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The Enterprise: A massive transposon carrying Spok meiotic drive genes

Aaron A. Vogan, S. Lorena Ament-Velásquez, Eric Bastiaans, Ola Wallerman, Sven J. Saupe, Alexander Suh, Hanna Johannesson

Posted on: 7 April 2020

Preprint posted on 25 March 2020

Article now published in Genome Research at http://dx.doi.org/10.1101/gr.267609.120

Meiotic drive: the final frontier. These are the voyages of the transposon Enterprise. Its mission through evolutionary time: to selfishly propagate. To boldly be described in the new work by Vogan et al.

Selected by Miguel V. Almeida

Categories: genetics, genomics

 

Background

Transposable elements (TEs) are mobile genetic elements, which inhabit the genomes of organisms across all the domains of life. TEs are commonly considered selfish genetic elements because their untethered propagation may be detrimental to its host genome. However, it’s important to note that not all TEs are bad guys. Keep in mind that TEs comprise a substantial proportion of the genome in many organisms (~45% in humans and up to 85% in maize). So it can’t be all bad, can it? In fact, such widespread “domestication” has led to an increased recognition of TEs as fundamental elements in shaping genomes and gene expression throughout evolutionary time.

While TEs strive to propagate against the best interests of their hosts, the host tries really hard to silence TEs, and opposed interests such as these are the hallmark of genetic conflicts. TEs by no means hold the monopoly on genetic conflict. In fact, there are many more types of inter- and intragenomic conflict. Another class of genetic conflict is mediated by elements that manipulate normal Mendelian segregation patterns, in order to enhance their representation in the gametes. When this process of segregation distortion occurs during meiosis it is termed meiotic drive.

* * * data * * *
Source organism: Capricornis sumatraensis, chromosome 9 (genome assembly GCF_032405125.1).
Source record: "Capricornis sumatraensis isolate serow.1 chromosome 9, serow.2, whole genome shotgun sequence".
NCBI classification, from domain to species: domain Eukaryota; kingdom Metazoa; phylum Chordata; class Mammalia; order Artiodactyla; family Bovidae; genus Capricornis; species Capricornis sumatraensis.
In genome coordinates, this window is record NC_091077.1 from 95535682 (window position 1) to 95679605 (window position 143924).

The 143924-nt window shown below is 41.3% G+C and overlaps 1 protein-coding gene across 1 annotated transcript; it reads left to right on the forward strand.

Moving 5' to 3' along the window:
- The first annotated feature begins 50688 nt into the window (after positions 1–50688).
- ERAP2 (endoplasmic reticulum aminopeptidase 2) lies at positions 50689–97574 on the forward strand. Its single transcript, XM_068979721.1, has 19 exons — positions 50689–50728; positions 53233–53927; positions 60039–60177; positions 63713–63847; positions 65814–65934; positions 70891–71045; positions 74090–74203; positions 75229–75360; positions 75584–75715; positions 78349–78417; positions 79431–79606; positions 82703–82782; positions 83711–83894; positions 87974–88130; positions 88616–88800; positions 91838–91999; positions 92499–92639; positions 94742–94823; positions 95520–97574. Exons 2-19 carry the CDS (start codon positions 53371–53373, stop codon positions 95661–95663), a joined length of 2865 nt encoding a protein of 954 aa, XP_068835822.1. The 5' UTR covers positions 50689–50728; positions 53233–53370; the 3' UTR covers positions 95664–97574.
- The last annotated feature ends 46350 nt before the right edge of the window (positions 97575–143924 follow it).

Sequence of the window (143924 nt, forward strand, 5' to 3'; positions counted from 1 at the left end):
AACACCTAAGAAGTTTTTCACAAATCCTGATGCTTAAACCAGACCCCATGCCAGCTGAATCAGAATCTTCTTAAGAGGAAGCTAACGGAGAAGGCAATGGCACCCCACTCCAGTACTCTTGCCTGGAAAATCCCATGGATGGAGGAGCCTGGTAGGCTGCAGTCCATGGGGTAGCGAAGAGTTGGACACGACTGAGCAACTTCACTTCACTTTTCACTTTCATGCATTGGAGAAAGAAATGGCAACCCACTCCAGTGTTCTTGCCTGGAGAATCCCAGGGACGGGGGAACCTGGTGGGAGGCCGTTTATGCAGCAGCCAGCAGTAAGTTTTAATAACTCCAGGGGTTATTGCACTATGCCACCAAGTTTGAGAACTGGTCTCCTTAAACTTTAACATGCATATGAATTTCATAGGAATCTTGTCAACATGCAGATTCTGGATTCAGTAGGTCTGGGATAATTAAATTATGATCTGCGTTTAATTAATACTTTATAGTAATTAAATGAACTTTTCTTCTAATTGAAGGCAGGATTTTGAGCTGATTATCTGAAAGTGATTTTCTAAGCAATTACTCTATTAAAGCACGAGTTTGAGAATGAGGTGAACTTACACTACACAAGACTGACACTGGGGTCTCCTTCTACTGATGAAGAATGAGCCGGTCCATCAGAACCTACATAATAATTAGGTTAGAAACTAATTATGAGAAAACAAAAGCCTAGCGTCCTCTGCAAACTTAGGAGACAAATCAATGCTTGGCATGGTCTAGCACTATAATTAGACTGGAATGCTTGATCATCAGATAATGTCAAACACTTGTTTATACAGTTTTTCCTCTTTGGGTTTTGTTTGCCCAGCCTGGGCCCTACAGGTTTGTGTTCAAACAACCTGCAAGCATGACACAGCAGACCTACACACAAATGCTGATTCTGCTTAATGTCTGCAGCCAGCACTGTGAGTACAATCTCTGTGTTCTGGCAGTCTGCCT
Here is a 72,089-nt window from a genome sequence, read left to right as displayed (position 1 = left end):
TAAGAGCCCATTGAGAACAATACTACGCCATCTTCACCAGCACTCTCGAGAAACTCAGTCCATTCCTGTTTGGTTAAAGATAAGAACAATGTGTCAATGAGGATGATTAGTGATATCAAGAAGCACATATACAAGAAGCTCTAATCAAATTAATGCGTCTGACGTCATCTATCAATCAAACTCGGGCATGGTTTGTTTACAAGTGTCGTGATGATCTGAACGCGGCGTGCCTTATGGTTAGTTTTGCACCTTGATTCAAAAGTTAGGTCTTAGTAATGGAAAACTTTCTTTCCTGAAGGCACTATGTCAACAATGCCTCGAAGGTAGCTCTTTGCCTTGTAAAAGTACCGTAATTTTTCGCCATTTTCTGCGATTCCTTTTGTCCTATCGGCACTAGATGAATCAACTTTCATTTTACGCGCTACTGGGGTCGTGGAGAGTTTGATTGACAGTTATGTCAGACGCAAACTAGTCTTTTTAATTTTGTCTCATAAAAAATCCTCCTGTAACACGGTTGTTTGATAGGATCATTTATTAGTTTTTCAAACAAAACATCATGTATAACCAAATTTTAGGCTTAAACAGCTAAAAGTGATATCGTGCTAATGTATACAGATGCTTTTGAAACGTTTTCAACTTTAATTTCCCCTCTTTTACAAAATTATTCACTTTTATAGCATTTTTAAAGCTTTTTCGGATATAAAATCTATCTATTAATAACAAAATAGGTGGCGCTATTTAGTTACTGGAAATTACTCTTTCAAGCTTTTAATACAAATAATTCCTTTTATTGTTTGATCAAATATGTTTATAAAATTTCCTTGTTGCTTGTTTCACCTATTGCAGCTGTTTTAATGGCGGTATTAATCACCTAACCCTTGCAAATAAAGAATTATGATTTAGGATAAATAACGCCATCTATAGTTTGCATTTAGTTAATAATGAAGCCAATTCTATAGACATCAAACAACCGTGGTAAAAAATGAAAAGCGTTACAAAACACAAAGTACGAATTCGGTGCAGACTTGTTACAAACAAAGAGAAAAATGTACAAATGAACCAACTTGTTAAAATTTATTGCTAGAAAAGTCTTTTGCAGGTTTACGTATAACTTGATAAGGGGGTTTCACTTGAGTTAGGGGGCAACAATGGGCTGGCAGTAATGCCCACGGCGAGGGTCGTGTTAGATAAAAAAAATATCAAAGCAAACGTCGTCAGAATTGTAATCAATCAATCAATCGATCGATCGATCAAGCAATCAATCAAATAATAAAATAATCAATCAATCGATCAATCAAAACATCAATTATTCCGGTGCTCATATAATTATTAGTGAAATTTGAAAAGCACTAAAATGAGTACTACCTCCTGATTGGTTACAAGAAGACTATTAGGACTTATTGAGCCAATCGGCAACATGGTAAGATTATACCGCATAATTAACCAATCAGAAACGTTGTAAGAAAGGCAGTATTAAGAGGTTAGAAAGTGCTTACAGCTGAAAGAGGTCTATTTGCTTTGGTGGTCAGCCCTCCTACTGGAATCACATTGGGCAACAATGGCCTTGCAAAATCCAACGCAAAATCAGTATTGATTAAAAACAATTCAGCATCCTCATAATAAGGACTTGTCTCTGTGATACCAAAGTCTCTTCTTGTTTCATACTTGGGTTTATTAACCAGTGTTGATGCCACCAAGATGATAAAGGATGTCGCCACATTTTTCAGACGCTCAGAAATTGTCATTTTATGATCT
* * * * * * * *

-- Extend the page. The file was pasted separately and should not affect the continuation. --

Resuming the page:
In the fungi of the genus Podospora, spore killing (or Spok) genes are selfish meiotic driver genes. These genes can be found in large genomic features (110 kb -247 kb) termed Spok blocks. Interestingly, although there is one single copy of a Spok block per Podospora genome, distinct strains of a given Podospora species may have Spok blocks in different locations, in genomes displaying an otherwise high level of synteny. In a recent study, Vogan and colleagues determined the reason for this particular distribution: Spok blocks were captured by a fungal TE, aptly baptized as the Enterprise.

 

Key findings

  • The authors first expanded the current set of available Podospora genomes by sequencing the genomes of additional strains. In one of the newly sequenced strains of P. anserina they found the largest Spok block to date, with a formidable 247 kb.
  • Taking a closer look at the terminal sequences of Spok blocks, repeat and palindromic sequence signatures were identified. TEs typically display repeats in their extremities, and these are required for transposition. Thus, the existence of such terminal sequences are consistent with Spok block mobilization via transposition, which provides an explanation to their distinct genomic locations.
  • Annotation of the Spok blocks did not show genes typically associated with TE mobilization, like transposases or reverse transcriptases. Instead, Spok blocks include many non-repetitive genes, with potential functions in diverse metabolic pathways. Progressive accumulation of non-repetitive genes over many rounds of transpositions was proposed as a mechanism to increase the size of Spok blocks.